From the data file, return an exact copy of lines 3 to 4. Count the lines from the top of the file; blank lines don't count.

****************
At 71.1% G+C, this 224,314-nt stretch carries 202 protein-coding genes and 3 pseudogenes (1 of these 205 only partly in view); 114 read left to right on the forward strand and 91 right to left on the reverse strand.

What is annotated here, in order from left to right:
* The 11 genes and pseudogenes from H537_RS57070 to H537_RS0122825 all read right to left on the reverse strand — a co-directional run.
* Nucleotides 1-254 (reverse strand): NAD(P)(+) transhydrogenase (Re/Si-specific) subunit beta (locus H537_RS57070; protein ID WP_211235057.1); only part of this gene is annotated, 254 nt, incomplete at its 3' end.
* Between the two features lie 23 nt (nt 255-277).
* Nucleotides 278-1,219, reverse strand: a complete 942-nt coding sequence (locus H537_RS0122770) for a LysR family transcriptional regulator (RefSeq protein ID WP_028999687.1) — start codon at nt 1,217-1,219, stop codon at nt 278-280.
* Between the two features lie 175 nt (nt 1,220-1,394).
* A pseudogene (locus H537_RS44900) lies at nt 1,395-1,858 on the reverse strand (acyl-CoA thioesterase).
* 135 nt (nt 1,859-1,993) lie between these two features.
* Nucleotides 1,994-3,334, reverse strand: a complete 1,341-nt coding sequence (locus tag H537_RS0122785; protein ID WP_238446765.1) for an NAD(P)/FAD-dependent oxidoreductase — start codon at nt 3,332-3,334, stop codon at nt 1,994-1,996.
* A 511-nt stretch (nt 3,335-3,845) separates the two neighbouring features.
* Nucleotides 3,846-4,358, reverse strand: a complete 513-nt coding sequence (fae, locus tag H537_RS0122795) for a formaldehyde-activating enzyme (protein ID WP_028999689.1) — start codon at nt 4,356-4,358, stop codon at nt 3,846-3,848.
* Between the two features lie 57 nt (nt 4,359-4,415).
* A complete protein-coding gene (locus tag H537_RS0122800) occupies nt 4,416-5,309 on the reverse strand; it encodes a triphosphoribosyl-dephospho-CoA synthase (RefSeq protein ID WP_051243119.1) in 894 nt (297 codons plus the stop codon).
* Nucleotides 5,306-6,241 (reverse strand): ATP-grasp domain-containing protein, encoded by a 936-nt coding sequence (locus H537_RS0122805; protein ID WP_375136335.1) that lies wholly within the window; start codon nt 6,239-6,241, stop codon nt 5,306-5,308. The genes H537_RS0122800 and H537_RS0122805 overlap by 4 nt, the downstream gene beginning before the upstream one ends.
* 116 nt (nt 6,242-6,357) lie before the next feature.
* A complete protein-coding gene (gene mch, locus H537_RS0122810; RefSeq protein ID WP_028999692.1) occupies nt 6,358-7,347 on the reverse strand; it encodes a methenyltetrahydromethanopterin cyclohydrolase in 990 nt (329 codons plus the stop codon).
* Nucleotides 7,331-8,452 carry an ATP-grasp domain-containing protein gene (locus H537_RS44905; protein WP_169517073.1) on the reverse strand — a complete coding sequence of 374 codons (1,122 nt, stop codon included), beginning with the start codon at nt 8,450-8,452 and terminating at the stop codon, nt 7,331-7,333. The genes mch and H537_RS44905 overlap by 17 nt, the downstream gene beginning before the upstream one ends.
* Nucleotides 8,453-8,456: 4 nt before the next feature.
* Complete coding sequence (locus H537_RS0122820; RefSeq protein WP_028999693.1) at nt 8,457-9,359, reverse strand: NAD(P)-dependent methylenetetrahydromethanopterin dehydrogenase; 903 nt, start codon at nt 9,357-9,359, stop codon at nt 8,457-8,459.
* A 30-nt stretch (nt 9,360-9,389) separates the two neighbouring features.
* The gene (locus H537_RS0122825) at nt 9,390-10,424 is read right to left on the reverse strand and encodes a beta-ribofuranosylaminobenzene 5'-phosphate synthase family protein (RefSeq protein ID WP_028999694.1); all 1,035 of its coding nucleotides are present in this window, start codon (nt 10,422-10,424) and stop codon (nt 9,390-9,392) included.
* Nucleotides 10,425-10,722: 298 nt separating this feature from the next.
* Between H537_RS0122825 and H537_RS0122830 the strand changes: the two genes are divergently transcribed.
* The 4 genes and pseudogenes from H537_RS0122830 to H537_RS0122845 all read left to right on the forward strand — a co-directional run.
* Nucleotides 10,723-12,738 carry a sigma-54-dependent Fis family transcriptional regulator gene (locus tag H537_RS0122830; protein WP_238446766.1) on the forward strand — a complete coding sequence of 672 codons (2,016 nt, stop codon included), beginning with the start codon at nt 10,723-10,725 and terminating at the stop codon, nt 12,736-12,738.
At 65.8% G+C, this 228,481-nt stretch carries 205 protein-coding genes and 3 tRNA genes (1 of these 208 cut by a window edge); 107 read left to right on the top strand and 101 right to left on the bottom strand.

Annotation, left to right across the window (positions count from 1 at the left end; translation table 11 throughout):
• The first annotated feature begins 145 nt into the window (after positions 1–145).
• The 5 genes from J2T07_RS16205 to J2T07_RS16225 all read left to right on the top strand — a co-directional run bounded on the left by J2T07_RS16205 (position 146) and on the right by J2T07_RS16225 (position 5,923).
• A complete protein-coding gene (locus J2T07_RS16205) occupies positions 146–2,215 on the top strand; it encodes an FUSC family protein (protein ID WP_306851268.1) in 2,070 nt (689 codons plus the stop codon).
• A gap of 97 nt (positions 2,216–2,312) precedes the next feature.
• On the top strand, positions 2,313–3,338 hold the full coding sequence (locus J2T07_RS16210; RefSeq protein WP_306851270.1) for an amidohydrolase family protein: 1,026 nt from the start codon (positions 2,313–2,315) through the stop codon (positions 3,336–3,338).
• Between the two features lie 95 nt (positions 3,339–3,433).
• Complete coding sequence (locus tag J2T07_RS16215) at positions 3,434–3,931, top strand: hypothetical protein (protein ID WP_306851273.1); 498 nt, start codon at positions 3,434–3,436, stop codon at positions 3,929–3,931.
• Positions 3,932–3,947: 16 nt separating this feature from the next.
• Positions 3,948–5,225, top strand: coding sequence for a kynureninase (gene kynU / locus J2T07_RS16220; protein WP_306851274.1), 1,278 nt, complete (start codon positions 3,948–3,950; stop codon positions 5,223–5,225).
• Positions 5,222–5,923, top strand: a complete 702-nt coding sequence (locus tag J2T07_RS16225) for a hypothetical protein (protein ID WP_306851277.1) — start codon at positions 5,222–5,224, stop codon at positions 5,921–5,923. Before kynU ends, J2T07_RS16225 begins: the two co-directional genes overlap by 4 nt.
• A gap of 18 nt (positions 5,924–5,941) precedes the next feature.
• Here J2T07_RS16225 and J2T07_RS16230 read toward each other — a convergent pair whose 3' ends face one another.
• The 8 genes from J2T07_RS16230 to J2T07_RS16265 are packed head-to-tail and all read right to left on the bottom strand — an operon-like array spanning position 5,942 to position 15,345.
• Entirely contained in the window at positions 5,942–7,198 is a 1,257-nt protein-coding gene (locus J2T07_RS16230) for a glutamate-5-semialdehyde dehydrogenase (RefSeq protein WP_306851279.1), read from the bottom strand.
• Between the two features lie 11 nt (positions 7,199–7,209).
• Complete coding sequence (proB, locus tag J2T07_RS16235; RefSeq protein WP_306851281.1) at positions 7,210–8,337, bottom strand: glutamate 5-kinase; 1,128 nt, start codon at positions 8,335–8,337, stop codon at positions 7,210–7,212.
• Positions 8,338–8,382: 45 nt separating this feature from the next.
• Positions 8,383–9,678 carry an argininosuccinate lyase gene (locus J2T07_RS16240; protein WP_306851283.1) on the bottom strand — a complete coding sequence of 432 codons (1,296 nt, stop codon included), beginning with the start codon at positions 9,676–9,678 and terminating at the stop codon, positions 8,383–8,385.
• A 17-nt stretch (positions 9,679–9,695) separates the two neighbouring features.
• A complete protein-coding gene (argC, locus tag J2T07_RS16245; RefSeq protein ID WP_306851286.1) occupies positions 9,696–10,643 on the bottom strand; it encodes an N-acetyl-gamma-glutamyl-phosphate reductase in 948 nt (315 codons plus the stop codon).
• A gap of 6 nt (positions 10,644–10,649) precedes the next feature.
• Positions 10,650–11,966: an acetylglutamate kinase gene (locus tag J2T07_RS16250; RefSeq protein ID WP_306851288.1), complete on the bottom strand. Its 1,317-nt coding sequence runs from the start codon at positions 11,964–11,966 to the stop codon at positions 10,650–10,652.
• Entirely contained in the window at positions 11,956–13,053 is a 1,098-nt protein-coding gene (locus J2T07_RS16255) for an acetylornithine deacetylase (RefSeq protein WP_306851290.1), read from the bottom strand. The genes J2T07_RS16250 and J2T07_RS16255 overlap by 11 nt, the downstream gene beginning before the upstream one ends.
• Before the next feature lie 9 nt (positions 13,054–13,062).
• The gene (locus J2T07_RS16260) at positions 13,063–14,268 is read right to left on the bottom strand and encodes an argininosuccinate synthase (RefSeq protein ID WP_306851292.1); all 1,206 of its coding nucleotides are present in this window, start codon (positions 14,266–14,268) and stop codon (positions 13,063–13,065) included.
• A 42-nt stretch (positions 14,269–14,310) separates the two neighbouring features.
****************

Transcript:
* The 11 genes and pseudogenes from H537_RS57070 to H537_RS0122825 all read right to left on the reverse strand — a co-directional run.
* Nucleotides 1-254 (reverse strand): NAD(P)(+) transhydrogenase (Re/Si-specific) subunit beta (locus H537_RS57070; protein ID WP_211235057.1); only part of this gene is annotated, 254 nt, incomplete at its 3' end.